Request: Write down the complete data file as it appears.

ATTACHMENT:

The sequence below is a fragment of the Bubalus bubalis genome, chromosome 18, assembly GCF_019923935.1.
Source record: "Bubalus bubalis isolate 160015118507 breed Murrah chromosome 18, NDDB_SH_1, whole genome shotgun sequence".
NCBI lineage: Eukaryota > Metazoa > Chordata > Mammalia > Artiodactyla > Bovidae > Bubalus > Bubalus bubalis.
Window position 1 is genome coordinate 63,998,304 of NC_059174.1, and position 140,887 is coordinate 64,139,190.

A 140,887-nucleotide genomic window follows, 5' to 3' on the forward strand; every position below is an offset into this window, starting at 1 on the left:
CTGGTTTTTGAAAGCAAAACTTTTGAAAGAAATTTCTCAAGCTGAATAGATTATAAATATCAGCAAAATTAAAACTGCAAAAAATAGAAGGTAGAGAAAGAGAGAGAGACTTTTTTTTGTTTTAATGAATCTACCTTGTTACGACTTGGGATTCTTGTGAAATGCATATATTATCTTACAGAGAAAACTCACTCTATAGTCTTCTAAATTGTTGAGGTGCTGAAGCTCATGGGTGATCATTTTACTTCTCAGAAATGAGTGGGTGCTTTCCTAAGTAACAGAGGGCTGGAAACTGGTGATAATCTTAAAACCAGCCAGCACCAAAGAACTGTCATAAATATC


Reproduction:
The sequence below is a fragment of the Bubalus bubalis genome, chromosome 18, assembly GCF_019923935.1.
Source record: "Bubalus bubalis isolate 160015118507 breed Murrah chromosome 18, NDDB_SH_1, whole genome shotgun sequence".
NCBI lineage: Eukaryota > Metazoa > Chordata > Mammalia > Artiodactyla > Bovidae > Bubalus > Bubalus bubalis.
Window position 1 is genome coordinate 63,998,304 of NC_059174.1, and position 140,887 is coordinate 64,139,190.

A 140,887-nucleotide genomic window follows, 5' to 3' on the forward strand; every position below is an offset into this window, starting at 1 on the left:
CTGGTTTTTGAAAGCAAAACTTTTGAAAGAAATTTCTCAAGCTGAATAGATTATAAATATCAGCAAAATTAAAACTGCAAAAAATAGAAGGTAGAGAAAGAGAGAGAGACTTTTTTTTGTTTTAATGAATCTACCTTGTTACGACTTGGGATTCTTGTGAAATGCATATATTATCTTACAGAGAAAACTCACTCTATAGTCTTCTAAATTGTTGAGGTGCTGAAGCTCATGGGTGATCATTTTACTTCTCAGAAATGAGTGGGTGCTTTCCTAAGTAACAGAGGGCTGGAAACTGGTGATAATCTTAAAACCAGCCAGCACCAAAGAACTGTCATAAATATC